University of Tennessee College of Law alumus Ali Safavi told students Friday to think of themselves as underdogs if they want to succeed.
Safavi, a 2001 College of Law alumnus and now a full-time real estate investor, spoke during commencement ceremonies at Thompson Boling Arena to the 110 graduates, as well as their friends, families, and professors.
Throughout his career, Safavi has held positions with Hewlett-Packard, Sara Lee, Levi’s, Haagen-Dazs, Proctor and Gamble, and Walt Disney Studios. His last corporate role was as Walt Disney Company’s executive director of international in-home sales, leading online strategies for a number of Disney’s partners.
Safavi said his Iranian mother, who fled her home country in 1979 to live in the United States, took an unusual approach in teaching him lessons about gratitude and hard work.
His family was wealthy, he said, but his mother led him to believe they were living just above the poverty line.
“Each day I took the city bus three hours round trip from and to our luxury residence, to one of the most competitive private high schools in all of California,” he said. “My mother told me I received an academic hardship scholarship and that was the only way I could get into that elite private high school.”
Safavi said he struggled to make good grades as he studied for his law and MBA degrees, but he was willing to work 40 hours a week networking, practicing interviewing skills, and distributing his resume to decision makers.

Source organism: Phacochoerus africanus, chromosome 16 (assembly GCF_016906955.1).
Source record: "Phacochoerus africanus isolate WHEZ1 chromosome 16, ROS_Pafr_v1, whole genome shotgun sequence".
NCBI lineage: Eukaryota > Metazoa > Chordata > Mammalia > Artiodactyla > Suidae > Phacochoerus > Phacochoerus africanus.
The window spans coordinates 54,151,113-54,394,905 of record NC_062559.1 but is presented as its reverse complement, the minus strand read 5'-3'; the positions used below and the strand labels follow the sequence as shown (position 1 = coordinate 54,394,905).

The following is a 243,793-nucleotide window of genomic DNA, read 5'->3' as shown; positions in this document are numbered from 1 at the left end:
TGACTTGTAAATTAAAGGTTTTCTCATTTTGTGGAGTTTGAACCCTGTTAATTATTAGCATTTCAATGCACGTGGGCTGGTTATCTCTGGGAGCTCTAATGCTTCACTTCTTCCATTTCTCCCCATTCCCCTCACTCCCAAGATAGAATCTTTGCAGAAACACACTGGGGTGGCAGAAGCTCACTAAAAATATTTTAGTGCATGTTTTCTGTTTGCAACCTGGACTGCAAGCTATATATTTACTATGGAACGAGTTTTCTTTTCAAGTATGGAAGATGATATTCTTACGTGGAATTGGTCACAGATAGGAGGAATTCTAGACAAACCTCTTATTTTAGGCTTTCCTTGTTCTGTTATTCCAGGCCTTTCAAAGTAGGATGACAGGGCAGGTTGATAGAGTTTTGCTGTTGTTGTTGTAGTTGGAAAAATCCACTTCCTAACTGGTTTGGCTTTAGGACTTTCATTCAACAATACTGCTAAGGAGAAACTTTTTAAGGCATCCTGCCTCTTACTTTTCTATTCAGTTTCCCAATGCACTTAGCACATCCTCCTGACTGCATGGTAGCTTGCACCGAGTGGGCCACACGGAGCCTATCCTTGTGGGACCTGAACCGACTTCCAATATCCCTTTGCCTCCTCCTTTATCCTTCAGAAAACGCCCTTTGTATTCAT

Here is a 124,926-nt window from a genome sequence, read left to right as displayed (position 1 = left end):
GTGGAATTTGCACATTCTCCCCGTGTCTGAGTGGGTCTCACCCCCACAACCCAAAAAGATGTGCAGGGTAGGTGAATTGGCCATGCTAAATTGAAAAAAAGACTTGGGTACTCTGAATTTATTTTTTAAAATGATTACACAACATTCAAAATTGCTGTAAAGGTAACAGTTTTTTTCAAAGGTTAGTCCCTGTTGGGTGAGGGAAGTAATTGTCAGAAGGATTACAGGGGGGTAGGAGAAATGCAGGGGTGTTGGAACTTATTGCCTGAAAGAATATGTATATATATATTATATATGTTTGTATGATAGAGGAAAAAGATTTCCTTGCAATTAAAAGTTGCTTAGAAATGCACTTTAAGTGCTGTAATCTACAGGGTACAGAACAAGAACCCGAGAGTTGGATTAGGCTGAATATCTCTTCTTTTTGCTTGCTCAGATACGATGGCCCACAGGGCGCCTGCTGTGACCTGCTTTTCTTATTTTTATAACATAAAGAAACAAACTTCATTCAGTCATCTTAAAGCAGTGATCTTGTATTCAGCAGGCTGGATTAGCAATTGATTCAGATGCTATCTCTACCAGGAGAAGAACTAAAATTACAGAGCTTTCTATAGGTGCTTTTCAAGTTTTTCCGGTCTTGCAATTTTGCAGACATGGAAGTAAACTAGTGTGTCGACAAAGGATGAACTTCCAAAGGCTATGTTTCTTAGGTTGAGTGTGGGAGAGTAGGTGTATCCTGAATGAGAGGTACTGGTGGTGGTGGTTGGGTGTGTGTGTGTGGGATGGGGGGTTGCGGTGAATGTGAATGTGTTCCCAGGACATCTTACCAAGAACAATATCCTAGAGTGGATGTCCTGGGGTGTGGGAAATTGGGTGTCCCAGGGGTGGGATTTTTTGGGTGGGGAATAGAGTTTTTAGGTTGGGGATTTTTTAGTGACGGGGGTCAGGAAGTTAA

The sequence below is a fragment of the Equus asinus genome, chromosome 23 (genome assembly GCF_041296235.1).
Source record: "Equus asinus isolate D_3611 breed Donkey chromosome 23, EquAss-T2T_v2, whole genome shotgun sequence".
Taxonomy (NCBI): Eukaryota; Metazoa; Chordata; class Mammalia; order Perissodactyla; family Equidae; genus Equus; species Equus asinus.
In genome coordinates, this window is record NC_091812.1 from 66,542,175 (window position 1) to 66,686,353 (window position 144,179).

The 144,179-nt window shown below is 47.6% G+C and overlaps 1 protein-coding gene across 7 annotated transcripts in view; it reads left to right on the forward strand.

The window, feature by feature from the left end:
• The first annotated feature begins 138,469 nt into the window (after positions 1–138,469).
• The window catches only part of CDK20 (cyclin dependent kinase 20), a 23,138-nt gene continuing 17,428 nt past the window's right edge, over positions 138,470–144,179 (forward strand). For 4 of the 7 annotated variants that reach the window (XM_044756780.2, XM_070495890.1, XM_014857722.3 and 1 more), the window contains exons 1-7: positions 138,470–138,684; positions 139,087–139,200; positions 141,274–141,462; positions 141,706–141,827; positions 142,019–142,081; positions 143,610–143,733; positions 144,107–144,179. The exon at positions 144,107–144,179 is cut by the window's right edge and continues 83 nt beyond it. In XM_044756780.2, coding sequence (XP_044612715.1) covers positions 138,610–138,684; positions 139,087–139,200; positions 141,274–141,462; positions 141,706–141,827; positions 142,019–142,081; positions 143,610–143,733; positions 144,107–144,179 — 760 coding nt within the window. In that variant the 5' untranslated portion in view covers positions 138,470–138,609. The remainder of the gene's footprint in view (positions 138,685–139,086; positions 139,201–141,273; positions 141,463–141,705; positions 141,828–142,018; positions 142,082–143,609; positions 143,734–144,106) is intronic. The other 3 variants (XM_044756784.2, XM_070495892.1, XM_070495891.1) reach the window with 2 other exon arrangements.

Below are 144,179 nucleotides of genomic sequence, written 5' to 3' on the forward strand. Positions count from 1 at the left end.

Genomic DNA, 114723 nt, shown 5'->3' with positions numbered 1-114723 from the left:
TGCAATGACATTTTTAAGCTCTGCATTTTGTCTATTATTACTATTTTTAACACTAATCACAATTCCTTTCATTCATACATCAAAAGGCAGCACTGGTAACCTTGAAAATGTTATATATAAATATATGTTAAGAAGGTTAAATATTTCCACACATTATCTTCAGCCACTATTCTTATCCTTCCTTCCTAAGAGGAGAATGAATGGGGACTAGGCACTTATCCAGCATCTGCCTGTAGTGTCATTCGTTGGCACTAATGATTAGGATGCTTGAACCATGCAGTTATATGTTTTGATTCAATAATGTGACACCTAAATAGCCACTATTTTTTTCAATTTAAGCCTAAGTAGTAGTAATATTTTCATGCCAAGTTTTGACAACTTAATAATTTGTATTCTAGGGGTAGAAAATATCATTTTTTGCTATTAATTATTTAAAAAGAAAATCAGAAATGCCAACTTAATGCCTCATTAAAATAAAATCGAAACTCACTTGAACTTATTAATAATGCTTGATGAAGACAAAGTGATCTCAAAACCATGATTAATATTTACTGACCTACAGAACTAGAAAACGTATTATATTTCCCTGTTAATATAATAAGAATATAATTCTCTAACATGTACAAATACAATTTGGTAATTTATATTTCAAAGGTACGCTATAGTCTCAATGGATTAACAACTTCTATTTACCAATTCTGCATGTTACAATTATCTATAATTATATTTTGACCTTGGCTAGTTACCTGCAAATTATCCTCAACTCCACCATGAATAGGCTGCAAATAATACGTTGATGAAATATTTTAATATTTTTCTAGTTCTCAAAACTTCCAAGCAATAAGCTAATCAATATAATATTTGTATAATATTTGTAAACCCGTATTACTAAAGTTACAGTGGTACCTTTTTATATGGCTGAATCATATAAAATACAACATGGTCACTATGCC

“I emailed thousands of recruiters. I even stayed up late every single night until 2 a.m. documenting my learnings,” he said. “These documents … later became the nation’s first federally copyrighted student-to-student career services book. I sold it to 37 different MBA programs across the country.”
Even after he graduated, Safavi maintained that underdog mentality – believing hard work and dedication would help him gain the advantage. It was a winning formula for him, he said.
“As an executive I managed hundreds of people from decorated and impressive backgrounds, and I finally retired from corporate in 2012 at age 36 and became job optional,” he said. He then opened his own real estate investment company and has since “touched billions of dollars in commercial real estate, and all of this is as the underdog from Tennessee.”
College of Law Dean Melanie D. Wilson, who began her tenure just as the class of 2019 was entering UT, told the graduates she feels a special connection to them.
“Over the course of your law school careers, the members of this graduating class have provided more than 10,200 hours of pro bono service,” she said. “Thirty-one percent of our graduates have been honored with the University of Tennessee service medallion which recognizes students who have provided 100 hours or more of public service.
“And this year, you, the class of 2019 conducted the most successful class gift campaign in the history of the College of Law” pledging$110,000 in support, she said.
Graduate Ariane Sowa, who was selected by her class as the student commencement speaker, praised those who have supported the law students throughout the last three years.
“Thanks to our families, our friends, the incredible faculty and staff of this school, we had the support we needed to realize a great dream,” she said. “May this moment today be the beginning of blessings you have never seen coming … I hope that in your relationships, in your professional lives, and in your families, you feel favored.”
The ceremony is available for viewing here.